SUPPORTING ACTRESS: The Virginia Madsen story is basically too good to resist. Outgrowing the sex-bomb roles her physical lusciousness provided her in her 20s, she got by on made-for-TV movies until "Sideways" director Payne acknowledged the obvious: She was always more than her physical attributes. She's the deserved winner, although Cate Blanchett, playing Katharine Hepburn in "The Aviator," was wonderful, and Natalie Portman would be real competition had "Closer" not been so solidly rejected by the public.
ACTOR: With Giamatti criminally overlooked, there's no underdog in this fight. The award belonged to Jamie Foxx the minute after Taylor Hackford's misshapen Ray Charles biography "Ray" was screened at last fall's Toronto Film Festival. It left most of those in attendance with mouths agape at the precision of his impersonation.
I was one of the underwhelmed, though I argued he should have been nominated in this category for "Collateral" instead of for supporting actor for that movie. (Did anyone notice that the nominal star of "Collateral," Tom Cruise, was never a serious contender? That's because the movie is about Foxx's character.) My personal choice is Eastwood, who plays boxing trainer Frankie Dunn in "Million Dollar Baby," but his reward probably lies elsewhere .
ACTRESS: It's deju vu all over again, with Annette Bening anointed early as a sure thing for her convincing portrayal of a popular actress threatened by advancing age in "Being Julia." The same thing happened to her five years ago for "American Beauty" until Hilary Swank came strutting into the ring with "Boys Don't Cry." Once again, I believe Swank's the winner, but if I were an Oscar voter, I probably would have been compelled to cast my ballot for Imelda Staunton's brilliant work in "Vera Drake," a movie nobody wanted to see.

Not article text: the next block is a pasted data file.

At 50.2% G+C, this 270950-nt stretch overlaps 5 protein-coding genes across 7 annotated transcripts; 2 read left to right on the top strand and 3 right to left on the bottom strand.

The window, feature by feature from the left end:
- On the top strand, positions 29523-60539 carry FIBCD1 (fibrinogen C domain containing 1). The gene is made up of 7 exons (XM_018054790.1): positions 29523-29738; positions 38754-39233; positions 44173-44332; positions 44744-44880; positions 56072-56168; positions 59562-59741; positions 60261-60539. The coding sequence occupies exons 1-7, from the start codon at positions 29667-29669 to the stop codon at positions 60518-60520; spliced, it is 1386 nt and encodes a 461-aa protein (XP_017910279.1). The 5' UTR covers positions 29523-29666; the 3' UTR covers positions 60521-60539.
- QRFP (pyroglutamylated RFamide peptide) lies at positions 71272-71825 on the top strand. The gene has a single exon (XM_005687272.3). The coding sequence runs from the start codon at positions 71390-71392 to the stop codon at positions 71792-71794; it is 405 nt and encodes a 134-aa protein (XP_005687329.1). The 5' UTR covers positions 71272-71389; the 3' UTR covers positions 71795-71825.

DIRECTOR: Yet again, the seemingly unsolvable argument is evoked: Isn't the best picture the product of the best director? I'm probably cooking my own goose, but I'm semi-convinced the Academy will not venture where my heart says it should, naming Payne best director and "Sideways" best picture. I think voters will split the difference and finally acknowledge Martin Scorsese as one of the best American directors, even if his award is for a film that is not one of his best.
Eastwood, after all, already has one of these (for "Unforgiven"), but if the common wisdom is correct and he wins, I'll be thrilled, because "Million Dollar Baby" may be his finest movie.
PICTURE: Having already expressed my admiration for "Sideways," the real race remains between "Million Dollar Baby" and "The Aviator." The winner is ... "Million Dollar Baby."
As for the consolation prizes: One has to hope the adapted screenplay award has been reserved for Alexander Payne and his "Sideways" writing partner, Jim Taylor, not just because the movie may be passed over in other categories, but because it's just about perfect.
If you want to know how perfect, pick up the published script to read the scenes that were cut from the finished film; they are as beautifully written as those left in. The pinot noir scene is one for the ages.
Original screenplay is a tough call, but I'm expecting John Logan's script for "The Aviator" to be more to Academy members' liking than Charlie Kaufman's mind-bending "Eternal Sunshine of the Spotless Mind."
"The Aviator" is also a good bet to win film editing, art direction and cinematography, although the beautifully photographed "The Passion of the Christ" has an outside chance at the last category. My guess is that "The Passion of the Christ" will go home with two statues, both fully deserved, for makeup and John Debney's beautifully rendered score.